The Butterfly Effect of Publishing References to Harmonised Standards in the L series

By Annalisa Volpato and Mariolina Eliantonio

A small change can have big consequences. Some of these changes may be unplanned and unpredictable. Some represent welcome developments that complement and contribute to long-running narratives of progress. Arguably, the recent publication of a reference to a harmonised standard in the L series of the Official Journal of the European Union belongs to the latter category. It may yet, however, prove to have unintended consequences that go beyond that which was originally envisioned.

Technical standards have long played a fundamental role in the regulation of the internal market. According to the regulatory technique of the “New Approach”, EU directives establish only the essential requirements of general interest of a product, while referring the detailed definition of technical aspects to private organizations composed of experts and representatives of the business sector, i.e. the European standard-setting organisations (ESOs). To this end, the European Commission makes a request to one of these ESOs and, where a standard satisfies the requirements set out in the request and in the corresponding Union harmonisation legislation, it publishes a reference to it in the Official Journal. Through this procedure, these standards elaborated by private European standardisation bodies are granted a presumption of conformity with the secondary EU law measures they are aimed at complementing. Consequently, they are endowed with the qualification of ‘harmonised standards’.

Recent developments in EU legislation (see Regulation EU) No 1025/2012) and in the case law (see, inter alia, Case C-171/11, v DVGW) have progressively changed the view of standardization as a purely non-binding, private phenomenon. In particular, the James Elliott case established the jurisdiction of the European Court of Justice with regard to the interpretation of harmonised standards in a preliminary reference under Article 267 TFEU, clarifying that harmonised standards shall be considered as “measures implementing or applying an act of EU law” and, therefore, “part of EU law”. This ruling of the Court has thus contributed to strengthen the claims of an unstoppable “juridification” of harmonized standards, fostering the debate on their legal qualification under EU law (as discussed here, here and here).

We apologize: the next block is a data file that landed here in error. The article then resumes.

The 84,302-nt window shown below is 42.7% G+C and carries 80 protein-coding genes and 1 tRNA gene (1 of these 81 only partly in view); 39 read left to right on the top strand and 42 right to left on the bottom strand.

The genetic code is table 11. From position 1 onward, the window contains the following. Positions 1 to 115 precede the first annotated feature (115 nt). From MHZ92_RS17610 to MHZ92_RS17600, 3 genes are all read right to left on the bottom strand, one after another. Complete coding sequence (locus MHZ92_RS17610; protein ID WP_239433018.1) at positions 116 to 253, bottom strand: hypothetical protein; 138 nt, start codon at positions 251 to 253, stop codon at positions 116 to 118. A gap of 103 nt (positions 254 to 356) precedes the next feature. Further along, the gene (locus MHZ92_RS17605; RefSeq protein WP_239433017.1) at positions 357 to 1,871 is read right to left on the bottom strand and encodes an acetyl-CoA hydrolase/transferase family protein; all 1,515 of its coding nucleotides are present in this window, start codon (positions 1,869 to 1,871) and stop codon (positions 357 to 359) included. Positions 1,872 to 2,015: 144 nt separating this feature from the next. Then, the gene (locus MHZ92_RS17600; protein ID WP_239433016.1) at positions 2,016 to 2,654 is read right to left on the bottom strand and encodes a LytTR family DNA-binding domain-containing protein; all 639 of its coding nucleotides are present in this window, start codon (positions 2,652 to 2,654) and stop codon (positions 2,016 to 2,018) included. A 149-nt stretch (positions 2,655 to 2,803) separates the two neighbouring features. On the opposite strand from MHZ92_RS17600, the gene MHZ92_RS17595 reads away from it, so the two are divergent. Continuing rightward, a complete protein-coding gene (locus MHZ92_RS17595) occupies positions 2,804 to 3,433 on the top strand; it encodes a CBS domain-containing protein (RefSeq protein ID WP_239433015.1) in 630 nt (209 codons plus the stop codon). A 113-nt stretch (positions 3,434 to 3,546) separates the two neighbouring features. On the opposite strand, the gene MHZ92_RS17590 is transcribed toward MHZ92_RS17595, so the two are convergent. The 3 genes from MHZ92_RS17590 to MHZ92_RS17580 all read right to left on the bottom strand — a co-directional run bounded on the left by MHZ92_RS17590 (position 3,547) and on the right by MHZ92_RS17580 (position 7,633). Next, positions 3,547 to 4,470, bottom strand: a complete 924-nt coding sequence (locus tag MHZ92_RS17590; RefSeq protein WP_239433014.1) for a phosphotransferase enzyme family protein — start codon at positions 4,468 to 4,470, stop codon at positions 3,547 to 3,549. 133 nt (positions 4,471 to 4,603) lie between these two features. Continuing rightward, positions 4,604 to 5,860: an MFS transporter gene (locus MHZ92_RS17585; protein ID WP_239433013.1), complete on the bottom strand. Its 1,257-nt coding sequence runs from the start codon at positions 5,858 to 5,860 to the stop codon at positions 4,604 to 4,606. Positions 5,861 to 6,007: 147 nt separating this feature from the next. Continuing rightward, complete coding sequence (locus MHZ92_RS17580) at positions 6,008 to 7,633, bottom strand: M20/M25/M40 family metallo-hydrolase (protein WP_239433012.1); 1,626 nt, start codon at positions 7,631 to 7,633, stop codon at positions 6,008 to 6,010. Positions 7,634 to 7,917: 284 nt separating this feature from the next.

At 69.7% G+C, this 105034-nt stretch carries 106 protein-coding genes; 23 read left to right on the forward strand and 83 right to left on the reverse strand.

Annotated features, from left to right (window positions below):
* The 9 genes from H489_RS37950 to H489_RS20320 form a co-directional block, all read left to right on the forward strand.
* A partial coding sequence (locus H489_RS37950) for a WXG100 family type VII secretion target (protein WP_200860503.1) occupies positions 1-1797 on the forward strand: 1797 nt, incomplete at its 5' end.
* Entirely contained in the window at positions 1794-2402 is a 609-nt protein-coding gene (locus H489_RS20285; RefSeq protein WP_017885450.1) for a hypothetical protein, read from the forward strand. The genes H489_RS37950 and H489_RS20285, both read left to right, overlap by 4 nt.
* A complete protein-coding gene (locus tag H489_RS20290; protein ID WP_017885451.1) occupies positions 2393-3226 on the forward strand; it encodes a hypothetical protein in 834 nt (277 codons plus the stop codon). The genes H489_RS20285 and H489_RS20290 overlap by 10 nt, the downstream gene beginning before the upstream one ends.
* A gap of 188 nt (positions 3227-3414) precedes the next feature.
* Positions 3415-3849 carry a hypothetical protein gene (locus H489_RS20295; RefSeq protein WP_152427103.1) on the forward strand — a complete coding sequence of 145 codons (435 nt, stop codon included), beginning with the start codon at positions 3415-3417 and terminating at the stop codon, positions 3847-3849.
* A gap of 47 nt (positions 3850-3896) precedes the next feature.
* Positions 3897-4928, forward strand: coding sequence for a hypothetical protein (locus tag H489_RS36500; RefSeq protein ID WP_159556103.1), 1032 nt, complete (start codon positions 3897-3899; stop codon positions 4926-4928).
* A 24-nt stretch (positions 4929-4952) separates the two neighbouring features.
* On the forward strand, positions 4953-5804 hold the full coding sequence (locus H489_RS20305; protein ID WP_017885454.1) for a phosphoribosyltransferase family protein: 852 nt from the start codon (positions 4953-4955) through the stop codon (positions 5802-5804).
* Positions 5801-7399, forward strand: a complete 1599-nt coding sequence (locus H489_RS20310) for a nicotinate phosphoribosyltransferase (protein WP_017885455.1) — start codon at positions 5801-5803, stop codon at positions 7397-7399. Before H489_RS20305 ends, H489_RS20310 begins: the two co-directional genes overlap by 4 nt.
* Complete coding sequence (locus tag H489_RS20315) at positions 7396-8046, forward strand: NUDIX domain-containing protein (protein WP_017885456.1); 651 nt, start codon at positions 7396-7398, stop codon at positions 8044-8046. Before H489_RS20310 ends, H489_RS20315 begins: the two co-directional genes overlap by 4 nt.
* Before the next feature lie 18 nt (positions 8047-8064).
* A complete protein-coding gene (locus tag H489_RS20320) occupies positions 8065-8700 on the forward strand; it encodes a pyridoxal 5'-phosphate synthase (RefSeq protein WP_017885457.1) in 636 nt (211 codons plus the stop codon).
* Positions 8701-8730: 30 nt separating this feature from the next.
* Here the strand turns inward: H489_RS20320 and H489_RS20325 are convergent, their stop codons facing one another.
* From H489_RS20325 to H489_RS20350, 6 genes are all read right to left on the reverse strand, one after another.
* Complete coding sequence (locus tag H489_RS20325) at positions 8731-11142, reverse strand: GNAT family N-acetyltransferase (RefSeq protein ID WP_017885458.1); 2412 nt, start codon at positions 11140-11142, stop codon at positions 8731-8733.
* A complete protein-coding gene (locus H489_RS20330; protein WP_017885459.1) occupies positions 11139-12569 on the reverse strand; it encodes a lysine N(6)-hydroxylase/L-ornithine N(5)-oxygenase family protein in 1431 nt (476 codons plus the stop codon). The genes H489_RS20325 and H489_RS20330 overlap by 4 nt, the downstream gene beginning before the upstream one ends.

Against this background, the decision of the European Commission to publish the reference to the harmonised standardEN 301 549 V2.1.2 in a Commission Implementing Decision in the L series of the Official Journal is a remarkable, yet not entirely unexpected follow-up to the recent judicial developments. While the previous practice of publishing the reference to harmonised standards in a Commission’s Communication in the C series of the Official Journal (for a recent example, see here) was consistent with the original conception of harmonised standardisation under the New Approach, this recent shift in the Commission’s practice arguably represents a further step in the direction of a fully-fledged recognition of the legal effects of harmonised standards as part of EU law. However, such a shift is capable of having significant implications not only for their legal position, but also with regard to applicable procedures and the judicial review of harmonised standards.